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Lawsuit decision could mean fewer funds for school’s music

If self-funding stops, so will trips, music director says
By: Bridget Jones, Journal Staff Writer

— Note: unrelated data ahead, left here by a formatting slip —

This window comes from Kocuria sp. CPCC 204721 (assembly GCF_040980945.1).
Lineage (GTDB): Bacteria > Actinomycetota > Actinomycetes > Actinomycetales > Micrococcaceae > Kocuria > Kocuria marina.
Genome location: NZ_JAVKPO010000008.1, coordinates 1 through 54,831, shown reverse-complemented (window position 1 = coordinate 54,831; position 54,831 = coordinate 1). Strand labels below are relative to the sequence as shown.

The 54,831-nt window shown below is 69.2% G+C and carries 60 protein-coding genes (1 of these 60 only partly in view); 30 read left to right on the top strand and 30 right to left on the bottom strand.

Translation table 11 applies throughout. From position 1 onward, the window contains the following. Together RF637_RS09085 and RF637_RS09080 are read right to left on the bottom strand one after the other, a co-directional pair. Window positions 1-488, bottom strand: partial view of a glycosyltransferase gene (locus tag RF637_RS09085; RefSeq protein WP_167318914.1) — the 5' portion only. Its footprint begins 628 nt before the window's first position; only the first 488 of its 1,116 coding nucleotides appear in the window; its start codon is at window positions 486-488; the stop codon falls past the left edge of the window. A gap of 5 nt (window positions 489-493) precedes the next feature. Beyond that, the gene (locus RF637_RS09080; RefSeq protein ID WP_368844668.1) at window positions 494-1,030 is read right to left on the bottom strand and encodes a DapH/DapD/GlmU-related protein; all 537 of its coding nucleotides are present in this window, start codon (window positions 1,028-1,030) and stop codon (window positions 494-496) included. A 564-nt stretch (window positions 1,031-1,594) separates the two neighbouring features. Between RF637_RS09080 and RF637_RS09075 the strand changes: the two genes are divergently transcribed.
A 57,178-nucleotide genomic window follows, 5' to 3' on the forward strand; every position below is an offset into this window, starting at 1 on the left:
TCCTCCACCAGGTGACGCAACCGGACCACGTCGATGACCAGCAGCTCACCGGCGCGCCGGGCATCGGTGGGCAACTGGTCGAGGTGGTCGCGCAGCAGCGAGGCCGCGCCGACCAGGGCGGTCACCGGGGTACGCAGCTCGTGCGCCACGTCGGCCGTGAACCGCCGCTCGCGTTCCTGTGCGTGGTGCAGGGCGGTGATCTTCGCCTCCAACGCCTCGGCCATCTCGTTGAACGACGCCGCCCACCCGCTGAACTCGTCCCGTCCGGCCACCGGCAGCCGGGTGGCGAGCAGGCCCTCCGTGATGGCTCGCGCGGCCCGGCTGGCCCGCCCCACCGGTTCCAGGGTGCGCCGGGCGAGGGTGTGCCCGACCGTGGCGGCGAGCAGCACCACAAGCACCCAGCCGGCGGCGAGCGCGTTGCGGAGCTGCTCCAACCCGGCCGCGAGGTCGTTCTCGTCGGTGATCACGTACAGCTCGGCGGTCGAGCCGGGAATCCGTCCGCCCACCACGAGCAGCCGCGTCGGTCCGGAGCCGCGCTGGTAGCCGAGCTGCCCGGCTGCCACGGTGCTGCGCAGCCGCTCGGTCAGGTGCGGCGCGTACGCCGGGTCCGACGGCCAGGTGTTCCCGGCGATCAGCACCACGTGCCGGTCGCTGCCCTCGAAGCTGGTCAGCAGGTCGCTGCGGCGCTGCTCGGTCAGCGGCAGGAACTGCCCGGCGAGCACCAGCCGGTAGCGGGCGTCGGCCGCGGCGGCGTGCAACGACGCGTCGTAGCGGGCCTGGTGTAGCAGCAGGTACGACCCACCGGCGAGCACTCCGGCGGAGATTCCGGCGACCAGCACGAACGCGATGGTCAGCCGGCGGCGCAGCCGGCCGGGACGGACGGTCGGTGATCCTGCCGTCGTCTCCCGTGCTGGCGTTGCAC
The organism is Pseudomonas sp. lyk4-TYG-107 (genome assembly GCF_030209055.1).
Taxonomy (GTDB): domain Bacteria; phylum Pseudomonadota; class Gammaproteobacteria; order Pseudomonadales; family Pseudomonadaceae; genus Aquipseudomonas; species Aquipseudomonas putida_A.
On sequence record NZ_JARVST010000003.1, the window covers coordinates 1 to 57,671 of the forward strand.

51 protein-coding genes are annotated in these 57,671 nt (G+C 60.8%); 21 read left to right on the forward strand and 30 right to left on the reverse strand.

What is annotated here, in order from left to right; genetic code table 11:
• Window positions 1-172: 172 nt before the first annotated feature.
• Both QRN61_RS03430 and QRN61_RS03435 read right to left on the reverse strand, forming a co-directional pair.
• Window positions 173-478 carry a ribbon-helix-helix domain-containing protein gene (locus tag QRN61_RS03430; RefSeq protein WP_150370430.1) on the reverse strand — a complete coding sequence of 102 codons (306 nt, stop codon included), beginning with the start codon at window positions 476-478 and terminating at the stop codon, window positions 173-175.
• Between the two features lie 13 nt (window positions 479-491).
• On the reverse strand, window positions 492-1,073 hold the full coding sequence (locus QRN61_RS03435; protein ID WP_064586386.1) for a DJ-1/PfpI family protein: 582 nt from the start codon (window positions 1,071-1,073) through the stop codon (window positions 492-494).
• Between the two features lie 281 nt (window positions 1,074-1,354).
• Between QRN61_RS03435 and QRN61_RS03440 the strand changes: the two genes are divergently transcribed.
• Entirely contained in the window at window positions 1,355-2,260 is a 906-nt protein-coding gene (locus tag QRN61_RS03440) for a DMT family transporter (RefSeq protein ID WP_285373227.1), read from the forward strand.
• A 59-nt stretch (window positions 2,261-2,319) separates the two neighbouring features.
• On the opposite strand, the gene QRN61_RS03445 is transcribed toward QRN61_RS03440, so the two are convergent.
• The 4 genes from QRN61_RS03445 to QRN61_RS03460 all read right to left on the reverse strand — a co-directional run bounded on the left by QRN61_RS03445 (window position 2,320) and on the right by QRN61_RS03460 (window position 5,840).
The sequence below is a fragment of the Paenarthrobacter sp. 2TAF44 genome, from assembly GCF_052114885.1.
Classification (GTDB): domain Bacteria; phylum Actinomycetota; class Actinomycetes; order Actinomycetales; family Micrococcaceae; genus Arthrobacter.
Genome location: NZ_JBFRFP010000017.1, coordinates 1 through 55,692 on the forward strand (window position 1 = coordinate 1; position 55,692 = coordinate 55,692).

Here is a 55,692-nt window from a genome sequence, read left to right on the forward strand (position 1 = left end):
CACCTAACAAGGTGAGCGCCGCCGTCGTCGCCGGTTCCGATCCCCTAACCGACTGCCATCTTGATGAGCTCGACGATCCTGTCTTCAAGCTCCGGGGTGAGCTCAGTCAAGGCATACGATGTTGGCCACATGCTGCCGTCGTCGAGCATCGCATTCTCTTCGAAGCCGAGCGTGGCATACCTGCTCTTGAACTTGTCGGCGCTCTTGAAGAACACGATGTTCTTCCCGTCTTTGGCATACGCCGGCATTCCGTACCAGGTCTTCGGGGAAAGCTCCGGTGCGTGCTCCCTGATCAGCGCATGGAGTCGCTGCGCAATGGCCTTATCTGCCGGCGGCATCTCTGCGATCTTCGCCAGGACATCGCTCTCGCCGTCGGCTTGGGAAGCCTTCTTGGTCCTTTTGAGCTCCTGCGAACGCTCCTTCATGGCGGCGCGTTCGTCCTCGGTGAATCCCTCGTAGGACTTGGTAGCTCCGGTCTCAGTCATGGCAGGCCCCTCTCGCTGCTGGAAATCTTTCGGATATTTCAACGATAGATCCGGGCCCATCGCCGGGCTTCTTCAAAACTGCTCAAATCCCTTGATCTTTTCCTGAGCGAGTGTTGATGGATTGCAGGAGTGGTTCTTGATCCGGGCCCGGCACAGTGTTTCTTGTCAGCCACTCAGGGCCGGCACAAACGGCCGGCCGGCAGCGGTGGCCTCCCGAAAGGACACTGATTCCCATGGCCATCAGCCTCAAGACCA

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An American Civil Liberties Union lawsuit decision that says students shouldn’t have to pay to participate in school activities could mean fewer opportunities for the Placer High School music program. David Lawrenson, director of music at the school, said there are no mandatory fees to be in the program. “We ask students to donate $100, but that is not required,” Lawrenson said. “If there were no donations from the parents in the community the music department would just keel over.” Lawrenson said the fee for one performance, such as an out-of-town trip, can add up to $3,000 to participate, rent buses and purchase all the music required. Lawrenson said the school is able to allocate $1,000 to the program each year that goes toward things like instrument repair, substitutes, office supplies and more. The Placer Music Boosters raise about $20,000 per year. Student donations are not as high as they once were, Lawrenson said. “It’s getting worse and worse,” he said. “We used to have 75 percent (of) our students donate and we are down to 40 percent.” With the ACLU decision, Lawrenson said if students can’t fundraise for their trips and parents or students won’t donate to the program, it could affect the number of trips the program can take during the year, including the annual spring trip. The program’s most recent trip was to Anaheim for the Heritage Festival in which the wind ensemble, jazz band, concert band and concert choir won several awards. “If our community students and parents continue wanting to self-fund the trip, then we can continue to have trips,” Lawrenson said. “But at the point where parents and students don’t want to self-fund the trips, then the trips won’t happen any more.” Placer High principal Peter Efstathiu said students are told at the beginning of the year that the spring trip costs $700, but the school will no longer be allowed to require students to pay for the trip because it is a school affiliated event. Efstathiu said future funding of the trip is a concern. “I’m pretty sure the school doesn’t have $7,000 for 100 kids to go down there,” Efstathiu said. “The only way it goes off without a hitch is for parents to give a donation. So, where will the school come up with the funds to pay for that trip?” Lawrenson said all trips the program takes could be in jeopardy if fundraising and donations don’t happen. Efstathiu said he doesn’t see the school’s $1,000 annual funding for the program changing in the future. Efstathiu said the Placer Music Boosters is very important in keeping the music program alive at the school. “They are a big savior for the program as well,” he said. Karen Holt, co-fundraising chair for the Placer Music Boosters, said the group doesn’t fund the spring trip because it is optional, and she doesn’t think the club would plan any extra fundraisers to make sure the trip still happens. Holt said boosters’ money is for competitions every one is required to go on as well as things like band equipment. Lawrenson said the boosters also pay for the piano accompanist, uniforms and the drum line coach. Those interested in donating to the music program can donate to Placer Music Boosters. For more information, visit placermusic.org. Reach Bridget Jones at bridgetj@goldcountrymedia.com